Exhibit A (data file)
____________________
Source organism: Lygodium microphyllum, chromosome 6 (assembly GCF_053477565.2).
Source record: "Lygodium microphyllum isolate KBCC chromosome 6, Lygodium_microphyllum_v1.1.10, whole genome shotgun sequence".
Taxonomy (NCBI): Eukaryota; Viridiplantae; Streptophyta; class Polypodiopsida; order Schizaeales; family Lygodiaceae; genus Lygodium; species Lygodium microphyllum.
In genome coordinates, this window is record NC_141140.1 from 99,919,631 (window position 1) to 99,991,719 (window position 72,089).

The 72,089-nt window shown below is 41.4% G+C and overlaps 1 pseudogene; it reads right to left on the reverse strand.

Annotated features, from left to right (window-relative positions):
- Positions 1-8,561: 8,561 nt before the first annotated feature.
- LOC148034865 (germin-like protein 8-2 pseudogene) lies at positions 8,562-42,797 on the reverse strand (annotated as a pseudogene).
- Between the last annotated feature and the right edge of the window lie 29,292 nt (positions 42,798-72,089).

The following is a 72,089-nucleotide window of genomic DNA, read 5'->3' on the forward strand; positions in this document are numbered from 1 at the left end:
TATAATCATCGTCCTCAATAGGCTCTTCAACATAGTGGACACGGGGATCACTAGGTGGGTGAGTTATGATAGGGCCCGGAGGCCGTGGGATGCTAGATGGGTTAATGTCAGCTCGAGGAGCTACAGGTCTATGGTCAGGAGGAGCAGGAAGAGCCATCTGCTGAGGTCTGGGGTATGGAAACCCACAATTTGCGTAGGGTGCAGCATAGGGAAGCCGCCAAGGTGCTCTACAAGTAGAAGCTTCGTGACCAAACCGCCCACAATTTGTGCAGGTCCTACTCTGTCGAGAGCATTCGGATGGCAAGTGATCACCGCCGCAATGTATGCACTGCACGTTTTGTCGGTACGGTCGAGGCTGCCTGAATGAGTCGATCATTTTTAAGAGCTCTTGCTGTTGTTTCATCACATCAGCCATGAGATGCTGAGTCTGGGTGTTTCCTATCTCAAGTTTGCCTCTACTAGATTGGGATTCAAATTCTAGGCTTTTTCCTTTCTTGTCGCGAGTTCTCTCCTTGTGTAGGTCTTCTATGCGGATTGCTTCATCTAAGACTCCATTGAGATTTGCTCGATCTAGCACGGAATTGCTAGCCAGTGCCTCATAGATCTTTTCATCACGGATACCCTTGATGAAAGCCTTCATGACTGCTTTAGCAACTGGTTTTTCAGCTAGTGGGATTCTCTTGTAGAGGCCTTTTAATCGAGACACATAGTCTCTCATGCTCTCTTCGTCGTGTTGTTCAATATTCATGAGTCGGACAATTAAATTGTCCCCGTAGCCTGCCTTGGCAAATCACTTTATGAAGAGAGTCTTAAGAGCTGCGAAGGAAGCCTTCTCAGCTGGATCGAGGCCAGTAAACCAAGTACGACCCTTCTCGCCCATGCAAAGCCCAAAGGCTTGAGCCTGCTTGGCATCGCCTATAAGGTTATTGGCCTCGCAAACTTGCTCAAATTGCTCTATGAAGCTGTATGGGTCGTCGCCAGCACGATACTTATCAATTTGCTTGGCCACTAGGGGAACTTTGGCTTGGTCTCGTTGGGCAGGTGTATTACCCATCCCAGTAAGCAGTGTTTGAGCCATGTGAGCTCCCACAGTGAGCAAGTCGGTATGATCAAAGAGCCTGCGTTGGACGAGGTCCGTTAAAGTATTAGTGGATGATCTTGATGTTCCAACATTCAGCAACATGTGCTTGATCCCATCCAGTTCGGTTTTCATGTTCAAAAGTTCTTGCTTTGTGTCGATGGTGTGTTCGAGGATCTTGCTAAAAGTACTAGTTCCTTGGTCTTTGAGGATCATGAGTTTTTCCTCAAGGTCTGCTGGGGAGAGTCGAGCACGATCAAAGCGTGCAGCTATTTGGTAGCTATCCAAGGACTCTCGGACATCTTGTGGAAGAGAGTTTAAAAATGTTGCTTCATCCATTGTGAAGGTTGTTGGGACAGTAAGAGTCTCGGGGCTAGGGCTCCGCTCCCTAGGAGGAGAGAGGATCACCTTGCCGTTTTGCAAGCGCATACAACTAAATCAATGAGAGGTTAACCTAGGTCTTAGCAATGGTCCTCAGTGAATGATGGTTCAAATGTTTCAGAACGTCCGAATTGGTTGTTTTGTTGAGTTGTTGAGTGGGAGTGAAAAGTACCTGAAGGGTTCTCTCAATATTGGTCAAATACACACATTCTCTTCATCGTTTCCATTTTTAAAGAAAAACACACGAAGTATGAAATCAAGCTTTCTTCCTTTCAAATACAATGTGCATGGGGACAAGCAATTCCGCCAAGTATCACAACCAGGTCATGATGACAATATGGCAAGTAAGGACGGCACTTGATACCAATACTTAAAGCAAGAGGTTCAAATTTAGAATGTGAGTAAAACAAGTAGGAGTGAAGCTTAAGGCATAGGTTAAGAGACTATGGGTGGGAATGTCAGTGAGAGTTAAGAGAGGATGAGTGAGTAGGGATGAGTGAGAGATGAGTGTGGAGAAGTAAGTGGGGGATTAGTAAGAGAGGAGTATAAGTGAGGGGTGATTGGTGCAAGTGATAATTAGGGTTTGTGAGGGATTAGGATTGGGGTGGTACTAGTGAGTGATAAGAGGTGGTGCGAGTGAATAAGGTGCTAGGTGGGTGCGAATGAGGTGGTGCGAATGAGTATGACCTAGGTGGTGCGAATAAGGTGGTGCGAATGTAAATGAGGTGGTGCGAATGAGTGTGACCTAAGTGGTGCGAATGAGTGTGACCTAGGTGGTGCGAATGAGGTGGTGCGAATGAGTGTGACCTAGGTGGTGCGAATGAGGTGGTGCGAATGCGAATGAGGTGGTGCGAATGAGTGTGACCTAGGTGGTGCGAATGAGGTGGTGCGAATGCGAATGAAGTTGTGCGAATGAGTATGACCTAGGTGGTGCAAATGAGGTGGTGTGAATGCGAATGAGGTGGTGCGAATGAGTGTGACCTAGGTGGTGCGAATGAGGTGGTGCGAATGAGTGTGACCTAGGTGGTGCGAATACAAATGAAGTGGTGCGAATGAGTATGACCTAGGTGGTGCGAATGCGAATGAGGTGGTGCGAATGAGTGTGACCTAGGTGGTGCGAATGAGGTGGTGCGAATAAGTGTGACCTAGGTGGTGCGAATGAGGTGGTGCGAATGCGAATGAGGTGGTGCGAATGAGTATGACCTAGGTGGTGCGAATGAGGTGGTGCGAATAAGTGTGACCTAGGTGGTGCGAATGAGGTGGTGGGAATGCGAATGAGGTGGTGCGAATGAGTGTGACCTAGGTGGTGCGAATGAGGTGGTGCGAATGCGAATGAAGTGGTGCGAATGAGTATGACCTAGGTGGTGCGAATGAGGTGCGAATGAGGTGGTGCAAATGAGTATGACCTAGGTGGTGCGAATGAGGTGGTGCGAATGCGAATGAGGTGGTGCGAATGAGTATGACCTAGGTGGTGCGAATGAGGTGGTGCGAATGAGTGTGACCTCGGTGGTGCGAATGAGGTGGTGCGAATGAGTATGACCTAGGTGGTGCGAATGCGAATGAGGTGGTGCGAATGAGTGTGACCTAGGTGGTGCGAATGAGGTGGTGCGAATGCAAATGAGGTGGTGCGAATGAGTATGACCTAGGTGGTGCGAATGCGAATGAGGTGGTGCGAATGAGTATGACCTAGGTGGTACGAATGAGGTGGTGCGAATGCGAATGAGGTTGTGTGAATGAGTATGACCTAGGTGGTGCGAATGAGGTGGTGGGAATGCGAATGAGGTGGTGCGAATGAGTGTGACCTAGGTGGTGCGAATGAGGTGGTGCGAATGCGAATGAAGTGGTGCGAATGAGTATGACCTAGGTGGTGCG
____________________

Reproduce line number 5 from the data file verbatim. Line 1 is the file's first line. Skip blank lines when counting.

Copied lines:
The 72,089-nt window shown below is 41.4% G+C and overlaps 1 pseudogene; it reads right to left on the reverse strand.